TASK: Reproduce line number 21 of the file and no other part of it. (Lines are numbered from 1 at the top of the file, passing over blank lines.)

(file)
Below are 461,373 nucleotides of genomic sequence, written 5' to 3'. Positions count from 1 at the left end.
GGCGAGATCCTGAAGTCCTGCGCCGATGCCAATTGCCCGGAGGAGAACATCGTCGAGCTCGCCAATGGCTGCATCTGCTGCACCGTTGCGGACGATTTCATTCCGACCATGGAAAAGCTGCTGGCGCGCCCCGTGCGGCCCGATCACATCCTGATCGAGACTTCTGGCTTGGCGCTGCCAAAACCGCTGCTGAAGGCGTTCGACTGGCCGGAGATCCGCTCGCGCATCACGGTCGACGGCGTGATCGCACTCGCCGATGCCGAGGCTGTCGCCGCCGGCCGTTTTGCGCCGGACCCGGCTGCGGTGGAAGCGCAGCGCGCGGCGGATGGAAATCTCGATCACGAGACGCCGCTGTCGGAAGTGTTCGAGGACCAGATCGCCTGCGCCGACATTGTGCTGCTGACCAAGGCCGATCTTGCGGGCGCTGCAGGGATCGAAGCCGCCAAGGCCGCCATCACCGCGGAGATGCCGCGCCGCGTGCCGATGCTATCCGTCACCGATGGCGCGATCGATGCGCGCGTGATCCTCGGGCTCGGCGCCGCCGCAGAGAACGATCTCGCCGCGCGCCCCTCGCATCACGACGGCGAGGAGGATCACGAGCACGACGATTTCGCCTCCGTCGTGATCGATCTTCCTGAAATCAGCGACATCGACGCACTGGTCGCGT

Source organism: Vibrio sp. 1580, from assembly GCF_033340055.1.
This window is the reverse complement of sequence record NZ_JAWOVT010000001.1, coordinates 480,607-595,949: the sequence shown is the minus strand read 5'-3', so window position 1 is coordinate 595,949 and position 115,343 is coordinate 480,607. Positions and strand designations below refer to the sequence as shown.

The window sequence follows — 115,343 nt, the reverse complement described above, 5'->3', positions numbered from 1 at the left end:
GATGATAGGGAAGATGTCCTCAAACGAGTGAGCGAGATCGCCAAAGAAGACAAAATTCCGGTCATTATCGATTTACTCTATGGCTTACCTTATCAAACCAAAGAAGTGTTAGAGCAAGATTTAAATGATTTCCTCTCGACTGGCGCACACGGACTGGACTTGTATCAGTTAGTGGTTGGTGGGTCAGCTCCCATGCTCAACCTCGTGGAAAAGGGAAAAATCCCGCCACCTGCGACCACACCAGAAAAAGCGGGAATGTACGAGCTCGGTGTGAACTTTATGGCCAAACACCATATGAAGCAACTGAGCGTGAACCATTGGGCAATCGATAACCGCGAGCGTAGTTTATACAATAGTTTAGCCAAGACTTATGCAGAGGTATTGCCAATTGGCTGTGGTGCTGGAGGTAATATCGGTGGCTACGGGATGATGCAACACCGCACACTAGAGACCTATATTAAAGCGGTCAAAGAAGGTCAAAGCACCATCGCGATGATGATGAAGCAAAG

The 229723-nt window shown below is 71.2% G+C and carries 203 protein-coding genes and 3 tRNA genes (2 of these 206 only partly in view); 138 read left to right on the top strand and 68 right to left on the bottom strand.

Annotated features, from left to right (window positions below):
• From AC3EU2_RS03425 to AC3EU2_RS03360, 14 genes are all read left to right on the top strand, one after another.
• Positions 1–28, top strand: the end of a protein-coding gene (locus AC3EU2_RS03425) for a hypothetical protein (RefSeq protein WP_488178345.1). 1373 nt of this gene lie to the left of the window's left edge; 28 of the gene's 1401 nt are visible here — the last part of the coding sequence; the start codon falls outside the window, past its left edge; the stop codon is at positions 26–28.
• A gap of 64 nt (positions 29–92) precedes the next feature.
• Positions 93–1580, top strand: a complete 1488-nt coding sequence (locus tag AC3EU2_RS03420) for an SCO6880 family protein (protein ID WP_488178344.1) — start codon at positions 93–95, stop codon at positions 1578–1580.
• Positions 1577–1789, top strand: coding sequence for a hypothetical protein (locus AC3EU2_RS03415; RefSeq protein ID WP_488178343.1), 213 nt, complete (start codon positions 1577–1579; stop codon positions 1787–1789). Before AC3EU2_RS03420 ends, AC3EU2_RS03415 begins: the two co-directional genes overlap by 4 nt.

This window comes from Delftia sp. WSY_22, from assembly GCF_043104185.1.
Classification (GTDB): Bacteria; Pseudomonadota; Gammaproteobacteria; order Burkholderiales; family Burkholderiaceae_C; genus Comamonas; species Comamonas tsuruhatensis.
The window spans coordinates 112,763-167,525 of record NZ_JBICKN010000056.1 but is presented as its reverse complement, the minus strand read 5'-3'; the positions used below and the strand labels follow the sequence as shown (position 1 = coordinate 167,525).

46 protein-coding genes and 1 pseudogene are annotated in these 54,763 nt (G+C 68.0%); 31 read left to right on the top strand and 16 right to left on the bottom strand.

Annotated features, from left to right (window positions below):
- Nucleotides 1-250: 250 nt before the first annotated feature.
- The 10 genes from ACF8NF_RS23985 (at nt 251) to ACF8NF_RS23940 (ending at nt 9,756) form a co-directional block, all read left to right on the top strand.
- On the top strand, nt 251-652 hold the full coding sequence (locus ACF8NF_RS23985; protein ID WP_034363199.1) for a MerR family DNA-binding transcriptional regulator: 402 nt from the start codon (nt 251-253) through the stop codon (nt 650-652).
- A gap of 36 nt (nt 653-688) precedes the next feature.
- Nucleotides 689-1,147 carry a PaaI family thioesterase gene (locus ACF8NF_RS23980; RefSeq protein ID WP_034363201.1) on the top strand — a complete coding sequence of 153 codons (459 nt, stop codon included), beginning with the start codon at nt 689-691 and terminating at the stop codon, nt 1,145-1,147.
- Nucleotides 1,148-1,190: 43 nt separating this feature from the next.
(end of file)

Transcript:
- On the top strand, nt 251-652 hold the full coding sequence (locus ACF8NF_RS23985; protein ID WP_034363199.1) for a MerR family DNA-binding transcriptional regulator: 402 nt from the start codon (nt 251-253) through the stop codon (nt 650-652).